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December 20, 2010

Smartphone apps spying and transmitting user details

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by Darren Allan

Not only is big brother watching us, but little brother is also, in the form of the smartphones we carry around.

Or more specifically, the popular apps which are loaded onto mobiles, and then spy on users relaying information which can be used to better target adverts.

This particular story was run in the Wall Street Journal, which conducted a study of a hundred popular apps on the iPhone and Android, both games and software.

The results revealed that the majority of these apps (56%) transmitted the phone’s device ID without the owner’s knowledge or consent. 47% relayed the handset’s location, and 5% sent detailed personal information such as age and gender.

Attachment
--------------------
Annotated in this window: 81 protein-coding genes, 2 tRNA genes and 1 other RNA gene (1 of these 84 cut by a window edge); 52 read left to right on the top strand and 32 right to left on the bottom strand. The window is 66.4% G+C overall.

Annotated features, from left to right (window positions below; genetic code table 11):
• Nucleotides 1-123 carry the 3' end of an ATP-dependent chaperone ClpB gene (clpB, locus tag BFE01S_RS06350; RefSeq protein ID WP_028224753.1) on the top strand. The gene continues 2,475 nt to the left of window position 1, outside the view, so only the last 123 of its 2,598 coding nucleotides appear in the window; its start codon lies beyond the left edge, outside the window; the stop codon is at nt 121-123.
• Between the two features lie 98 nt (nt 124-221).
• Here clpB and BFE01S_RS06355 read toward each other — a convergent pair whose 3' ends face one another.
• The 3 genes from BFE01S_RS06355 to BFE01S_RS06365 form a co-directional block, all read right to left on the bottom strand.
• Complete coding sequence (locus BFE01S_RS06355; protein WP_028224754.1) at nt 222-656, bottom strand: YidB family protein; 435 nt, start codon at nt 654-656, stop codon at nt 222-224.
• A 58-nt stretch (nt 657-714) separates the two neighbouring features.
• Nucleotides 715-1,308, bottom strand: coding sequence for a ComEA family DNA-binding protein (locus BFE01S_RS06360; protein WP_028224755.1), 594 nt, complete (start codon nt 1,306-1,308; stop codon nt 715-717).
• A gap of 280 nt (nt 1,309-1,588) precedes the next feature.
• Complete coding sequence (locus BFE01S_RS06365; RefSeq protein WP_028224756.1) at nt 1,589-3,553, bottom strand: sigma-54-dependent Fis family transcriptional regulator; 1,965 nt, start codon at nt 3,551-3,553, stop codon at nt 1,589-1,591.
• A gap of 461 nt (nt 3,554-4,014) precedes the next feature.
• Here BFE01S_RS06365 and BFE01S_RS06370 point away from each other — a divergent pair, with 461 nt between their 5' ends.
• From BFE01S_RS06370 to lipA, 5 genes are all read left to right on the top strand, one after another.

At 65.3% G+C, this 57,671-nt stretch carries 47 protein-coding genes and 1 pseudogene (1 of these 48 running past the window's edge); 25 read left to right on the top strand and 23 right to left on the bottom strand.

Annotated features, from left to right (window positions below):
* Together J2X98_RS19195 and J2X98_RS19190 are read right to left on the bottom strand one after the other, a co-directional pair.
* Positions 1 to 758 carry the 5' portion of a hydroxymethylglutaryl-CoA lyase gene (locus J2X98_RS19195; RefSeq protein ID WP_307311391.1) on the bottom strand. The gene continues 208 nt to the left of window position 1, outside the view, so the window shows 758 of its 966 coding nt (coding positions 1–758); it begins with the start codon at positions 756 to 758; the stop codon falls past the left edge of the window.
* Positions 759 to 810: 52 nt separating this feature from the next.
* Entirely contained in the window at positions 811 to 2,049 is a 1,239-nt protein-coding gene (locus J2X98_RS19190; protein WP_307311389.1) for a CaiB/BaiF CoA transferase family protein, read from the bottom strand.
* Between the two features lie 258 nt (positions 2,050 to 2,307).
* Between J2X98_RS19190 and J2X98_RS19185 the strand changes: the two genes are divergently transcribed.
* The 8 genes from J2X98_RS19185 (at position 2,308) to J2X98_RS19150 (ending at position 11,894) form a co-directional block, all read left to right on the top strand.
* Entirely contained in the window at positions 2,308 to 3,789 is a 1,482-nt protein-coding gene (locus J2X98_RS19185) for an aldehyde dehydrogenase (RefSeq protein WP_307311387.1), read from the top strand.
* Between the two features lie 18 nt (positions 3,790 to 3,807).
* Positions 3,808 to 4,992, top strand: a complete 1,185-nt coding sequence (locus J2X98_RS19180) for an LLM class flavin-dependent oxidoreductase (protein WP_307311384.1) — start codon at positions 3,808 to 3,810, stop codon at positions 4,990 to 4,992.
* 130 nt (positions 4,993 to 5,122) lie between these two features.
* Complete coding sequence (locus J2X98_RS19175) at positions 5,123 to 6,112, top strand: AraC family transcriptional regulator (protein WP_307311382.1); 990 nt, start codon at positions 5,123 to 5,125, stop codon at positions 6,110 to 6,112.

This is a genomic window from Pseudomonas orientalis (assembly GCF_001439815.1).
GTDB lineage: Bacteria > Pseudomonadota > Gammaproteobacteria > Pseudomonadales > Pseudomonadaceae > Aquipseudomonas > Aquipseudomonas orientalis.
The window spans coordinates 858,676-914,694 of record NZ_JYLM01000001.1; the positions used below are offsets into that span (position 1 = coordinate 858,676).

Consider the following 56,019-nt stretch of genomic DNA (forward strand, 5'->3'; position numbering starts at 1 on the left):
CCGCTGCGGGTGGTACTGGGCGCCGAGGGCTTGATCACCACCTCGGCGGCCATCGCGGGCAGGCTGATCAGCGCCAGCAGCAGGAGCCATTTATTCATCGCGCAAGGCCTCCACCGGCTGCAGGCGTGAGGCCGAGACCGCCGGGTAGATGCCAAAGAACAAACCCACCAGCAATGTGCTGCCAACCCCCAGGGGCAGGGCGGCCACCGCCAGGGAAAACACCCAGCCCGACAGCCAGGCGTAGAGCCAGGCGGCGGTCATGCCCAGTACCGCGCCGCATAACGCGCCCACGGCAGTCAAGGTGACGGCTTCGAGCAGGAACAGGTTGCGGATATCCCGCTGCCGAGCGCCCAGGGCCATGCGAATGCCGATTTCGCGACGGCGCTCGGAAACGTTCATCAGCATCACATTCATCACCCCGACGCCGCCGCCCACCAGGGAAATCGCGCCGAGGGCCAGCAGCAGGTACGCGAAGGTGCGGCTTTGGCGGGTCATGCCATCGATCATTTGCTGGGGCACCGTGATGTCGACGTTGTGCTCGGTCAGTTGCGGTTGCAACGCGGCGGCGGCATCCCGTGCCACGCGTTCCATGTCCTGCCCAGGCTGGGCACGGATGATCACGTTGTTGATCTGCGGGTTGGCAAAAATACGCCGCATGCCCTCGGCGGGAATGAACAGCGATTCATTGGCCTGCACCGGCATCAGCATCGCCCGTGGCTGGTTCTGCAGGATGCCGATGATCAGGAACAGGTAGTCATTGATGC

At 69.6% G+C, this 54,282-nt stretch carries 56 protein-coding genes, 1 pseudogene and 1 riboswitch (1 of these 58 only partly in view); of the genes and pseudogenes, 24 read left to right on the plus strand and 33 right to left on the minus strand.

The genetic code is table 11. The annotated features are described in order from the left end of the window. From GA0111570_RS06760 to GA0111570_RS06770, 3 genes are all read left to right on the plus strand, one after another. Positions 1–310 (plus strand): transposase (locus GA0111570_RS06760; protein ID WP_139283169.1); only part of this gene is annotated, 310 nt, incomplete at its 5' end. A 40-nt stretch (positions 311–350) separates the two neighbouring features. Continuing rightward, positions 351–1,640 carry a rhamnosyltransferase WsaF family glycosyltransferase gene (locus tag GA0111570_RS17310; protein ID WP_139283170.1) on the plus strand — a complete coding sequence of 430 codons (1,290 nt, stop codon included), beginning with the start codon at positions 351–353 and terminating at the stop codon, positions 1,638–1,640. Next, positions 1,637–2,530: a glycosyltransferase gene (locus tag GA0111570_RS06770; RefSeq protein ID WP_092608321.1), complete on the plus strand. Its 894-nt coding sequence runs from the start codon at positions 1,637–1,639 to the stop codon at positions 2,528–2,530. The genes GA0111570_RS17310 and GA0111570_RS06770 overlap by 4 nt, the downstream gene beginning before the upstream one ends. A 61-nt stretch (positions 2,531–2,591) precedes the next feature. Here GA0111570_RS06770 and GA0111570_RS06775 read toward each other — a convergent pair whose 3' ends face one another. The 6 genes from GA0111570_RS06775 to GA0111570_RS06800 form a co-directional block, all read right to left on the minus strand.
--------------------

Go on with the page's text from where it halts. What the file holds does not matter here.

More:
Big name apps such as the game Angry Birds sent ID and location details to the publisher, and Pandora transmitted location, age and gender details, the WSJ claims.

The makers of Pandora responded that any data passed on to third parties is done so anonymously, not linked to the owner’s name, and added that age and gender details are apparently volunteered by users.

On an overall level, more data was relayed by iPhone apps than Android apps, although the study was over a relatively small sample.

Story link: Smartphone apps spying and transmitting user details

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